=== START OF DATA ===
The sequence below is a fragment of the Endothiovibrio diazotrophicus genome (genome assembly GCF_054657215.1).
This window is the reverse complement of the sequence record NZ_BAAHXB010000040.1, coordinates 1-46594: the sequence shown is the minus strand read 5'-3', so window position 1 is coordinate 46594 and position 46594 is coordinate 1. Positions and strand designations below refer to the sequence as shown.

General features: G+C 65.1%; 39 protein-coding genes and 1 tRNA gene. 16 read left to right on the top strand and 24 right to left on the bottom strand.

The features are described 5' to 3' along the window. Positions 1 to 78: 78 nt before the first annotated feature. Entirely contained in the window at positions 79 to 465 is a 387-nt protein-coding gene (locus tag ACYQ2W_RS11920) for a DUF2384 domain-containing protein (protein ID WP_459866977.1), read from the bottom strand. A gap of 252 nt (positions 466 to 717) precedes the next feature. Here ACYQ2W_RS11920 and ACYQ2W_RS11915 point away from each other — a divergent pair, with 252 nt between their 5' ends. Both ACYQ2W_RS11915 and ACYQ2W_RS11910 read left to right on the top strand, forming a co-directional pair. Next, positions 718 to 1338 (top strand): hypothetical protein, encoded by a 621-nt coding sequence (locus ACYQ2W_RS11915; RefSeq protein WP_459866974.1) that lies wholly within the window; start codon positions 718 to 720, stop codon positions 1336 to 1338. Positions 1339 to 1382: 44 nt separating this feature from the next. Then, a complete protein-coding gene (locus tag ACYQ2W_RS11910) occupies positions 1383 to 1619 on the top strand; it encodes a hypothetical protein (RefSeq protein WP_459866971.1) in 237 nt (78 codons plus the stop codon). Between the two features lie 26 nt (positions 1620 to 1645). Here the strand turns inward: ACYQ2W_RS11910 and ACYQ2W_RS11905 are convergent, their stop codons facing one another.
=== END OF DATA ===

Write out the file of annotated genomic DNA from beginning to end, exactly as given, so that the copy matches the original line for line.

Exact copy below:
The sequence below is a fragment of the Endothiovibrio diazotrophicus genome (genome assembly GCF_054657215.1).
This window is the reverse complement of the sequence record NZ_BAAHXB010000040.1, coordinates 1-46594: the sequence shown is the minus strand read 5'-3', so window position 1 is coordinate 46594 and position 46594 is coordinate 1. Positions and strand designations below refer to the sequence as shown.

General features: G+C 65.1%; 39 protein-coding genes and 1 tRNA gene. 16 read left to right on the top strand and 24 right to left on the bottom strand.

The features are described 5' to 3' along the window. Positions 1 to 78: 78 nt before the first annotated feature. Entirely contained in the window at positions 79 to 465 is a 387-nt protein-coding gene (locus tag ACYQ2W_RS11920) for a DUF2384 domain-containing protein (protein ID WP_459866977.1), read from the bottom strand. A gap of 252 nt (positions 466 to 717) precedes the next feature. Here ACYQ2W_RS11920 and ACYQ2W_RS11915 point away from each other — a divergent pair, with 252 nt between their 5' ends. Both ACYQ2W_RS11915 and ACYQ2W_RS11910 read left to right on the top strand, forming a co-directional pair. Next, positions 718 to 1338 (top strand): hypothetical protein, encoded by a 621-nt coding sequence (locus ACYQ2W_RS11915; RefSeq protein WP_459866974.1) that lies wholly within the window; start codon positions 718 to 720, stop codon positions 1336 to 1338. Positions 1339 to 1382: 44 nt separating this feature from the next. Then, a complete protein-coding gene (locus tag ACYQ2W_RS11910) occupies positions 1383 to 1619 on the top strand; it encodes a hypothetical protein (RefSeq protein WP_459866971.1) in 237 nt (78 codons plus the stop codon). Between the two features lie 26 nt (positions 1620 to 1645). Here the strand turns inward: ACYQ2W_RS11910 and ACYQ2W_RS11905 are convergent, their stop codons facing one another.